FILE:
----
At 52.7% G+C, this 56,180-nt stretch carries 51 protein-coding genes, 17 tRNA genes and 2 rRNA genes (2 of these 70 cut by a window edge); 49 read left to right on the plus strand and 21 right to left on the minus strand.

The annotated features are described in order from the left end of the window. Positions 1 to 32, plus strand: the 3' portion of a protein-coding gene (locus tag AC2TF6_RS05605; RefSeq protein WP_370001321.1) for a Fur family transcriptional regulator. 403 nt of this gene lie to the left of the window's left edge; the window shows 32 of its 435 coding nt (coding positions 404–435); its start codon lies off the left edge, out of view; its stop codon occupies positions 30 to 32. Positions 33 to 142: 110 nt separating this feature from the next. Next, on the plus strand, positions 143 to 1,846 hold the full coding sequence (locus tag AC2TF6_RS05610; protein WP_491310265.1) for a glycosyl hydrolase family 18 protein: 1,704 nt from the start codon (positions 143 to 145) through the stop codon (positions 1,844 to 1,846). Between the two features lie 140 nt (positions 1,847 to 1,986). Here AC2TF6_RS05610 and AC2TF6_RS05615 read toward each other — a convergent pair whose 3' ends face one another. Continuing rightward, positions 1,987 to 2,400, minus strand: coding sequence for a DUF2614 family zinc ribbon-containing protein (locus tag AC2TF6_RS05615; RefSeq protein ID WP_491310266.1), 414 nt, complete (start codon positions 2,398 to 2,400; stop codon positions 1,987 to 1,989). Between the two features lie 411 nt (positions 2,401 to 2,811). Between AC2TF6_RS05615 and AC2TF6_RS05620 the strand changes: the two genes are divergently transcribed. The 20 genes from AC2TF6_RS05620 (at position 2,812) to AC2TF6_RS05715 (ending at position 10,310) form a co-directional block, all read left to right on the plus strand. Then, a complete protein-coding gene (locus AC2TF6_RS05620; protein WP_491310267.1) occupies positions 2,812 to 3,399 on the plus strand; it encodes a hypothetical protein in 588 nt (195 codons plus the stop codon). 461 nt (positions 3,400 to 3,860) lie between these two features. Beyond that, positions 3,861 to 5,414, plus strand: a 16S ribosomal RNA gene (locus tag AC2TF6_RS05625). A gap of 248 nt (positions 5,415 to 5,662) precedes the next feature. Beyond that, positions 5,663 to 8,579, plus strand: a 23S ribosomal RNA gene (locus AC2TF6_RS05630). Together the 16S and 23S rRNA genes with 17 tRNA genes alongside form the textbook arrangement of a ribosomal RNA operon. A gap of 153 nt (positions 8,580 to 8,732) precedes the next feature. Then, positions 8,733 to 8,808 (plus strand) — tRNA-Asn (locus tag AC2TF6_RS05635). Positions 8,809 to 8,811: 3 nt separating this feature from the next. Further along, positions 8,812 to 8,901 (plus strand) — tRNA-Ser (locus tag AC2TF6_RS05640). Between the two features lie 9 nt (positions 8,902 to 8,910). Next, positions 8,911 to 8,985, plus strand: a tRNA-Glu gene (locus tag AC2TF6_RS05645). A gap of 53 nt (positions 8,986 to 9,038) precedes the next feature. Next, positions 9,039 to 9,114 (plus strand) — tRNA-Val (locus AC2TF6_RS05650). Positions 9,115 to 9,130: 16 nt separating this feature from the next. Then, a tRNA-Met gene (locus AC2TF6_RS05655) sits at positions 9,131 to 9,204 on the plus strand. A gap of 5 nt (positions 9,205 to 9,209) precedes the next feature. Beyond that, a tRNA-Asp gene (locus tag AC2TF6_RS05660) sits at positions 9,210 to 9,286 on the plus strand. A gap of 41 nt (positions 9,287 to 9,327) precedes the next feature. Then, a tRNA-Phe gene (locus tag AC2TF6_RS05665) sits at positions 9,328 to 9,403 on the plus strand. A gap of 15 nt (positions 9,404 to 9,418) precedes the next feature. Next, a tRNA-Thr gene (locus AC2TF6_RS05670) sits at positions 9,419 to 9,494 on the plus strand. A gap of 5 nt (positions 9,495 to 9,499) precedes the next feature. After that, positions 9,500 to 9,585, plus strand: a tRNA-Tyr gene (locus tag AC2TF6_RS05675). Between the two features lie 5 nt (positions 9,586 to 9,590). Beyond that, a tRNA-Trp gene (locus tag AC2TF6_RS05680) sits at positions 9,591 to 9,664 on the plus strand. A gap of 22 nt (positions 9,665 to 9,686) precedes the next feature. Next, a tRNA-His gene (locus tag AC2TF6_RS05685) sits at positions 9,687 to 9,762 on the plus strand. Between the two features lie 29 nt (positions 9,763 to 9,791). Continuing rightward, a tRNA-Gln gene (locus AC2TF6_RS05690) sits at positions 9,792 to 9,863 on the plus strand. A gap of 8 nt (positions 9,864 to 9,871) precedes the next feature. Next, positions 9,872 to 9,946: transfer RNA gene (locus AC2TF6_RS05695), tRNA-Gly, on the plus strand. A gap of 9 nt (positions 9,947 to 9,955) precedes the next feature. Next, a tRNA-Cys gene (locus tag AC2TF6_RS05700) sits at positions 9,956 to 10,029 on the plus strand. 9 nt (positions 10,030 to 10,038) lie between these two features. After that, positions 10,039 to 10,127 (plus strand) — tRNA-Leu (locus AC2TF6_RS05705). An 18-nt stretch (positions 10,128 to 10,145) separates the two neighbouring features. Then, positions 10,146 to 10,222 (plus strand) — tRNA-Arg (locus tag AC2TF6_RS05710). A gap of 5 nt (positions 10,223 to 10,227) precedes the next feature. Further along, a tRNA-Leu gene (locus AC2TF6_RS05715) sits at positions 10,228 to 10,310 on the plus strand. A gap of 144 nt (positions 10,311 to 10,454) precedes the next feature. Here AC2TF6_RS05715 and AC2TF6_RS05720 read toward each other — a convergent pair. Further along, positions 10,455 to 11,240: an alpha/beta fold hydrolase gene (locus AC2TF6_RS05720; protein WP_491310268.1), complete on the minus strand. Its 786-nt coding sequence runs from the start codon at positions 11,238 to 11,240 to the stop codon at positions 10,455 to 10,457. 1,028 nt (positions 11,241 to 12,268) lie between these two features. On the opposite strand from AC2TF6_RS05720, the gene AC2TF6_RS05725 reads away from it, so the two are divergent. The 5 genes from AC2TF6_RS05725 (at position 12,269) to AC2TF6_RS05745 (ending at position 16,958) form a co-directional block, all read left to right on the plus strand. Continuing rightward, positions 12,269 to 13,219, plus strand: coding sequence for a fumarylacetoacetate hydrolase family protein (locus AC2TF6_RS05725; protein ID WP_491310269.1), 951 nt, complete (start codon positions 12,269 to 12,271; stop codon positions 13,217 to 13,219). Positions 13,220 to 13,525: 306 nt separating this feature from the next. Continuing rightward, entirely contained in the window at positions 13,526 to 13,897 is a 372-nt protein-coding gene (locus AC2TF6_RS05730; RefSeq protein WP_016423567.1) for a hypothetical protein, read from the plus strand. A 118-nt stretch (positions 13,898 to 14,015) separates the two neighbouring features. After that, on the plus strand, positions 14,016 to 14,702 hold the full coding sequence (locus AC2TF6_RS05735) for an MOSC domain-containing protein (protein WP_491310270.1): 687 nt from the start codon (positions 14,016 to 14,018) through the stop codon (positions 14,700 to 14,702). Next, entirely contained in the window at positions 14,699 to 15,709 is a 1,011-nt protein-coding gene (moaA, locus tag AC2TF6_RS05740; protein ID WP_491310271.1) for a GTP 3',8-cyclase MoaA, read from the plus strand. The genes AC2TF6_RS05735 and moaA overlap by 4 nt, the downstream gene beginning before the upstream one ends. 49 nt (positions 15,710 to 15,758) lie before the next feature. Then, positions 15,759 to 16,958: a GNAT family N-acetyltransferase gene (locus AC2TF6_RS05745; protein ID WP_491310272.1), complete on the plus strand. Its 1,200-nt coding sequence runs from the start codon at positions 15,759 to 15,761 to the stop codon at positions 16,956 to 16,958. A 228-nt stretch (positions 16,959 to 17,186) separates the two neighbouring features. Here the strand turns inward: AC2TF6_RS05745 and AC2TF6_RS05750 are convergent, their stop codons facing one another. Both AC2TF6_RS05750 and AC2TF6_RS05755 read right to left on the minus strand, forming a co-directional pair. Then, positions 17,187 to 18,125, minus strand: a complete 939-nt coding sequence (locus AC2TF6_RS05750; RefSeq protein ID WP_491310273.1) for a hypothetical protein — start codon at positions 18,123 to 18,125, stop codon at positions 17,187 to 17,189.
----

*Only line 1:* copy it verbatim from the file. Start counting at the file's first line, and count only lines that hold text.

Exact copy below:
At 52.7% G+C, this 56,180-nt stretch carries 51 protein-coding genes, 17 tRNA genes and 2 rRNA genes (2 of these 70 cut by a window edge); 49 read left to right on the plus strand and 21 right to left on the minus strand.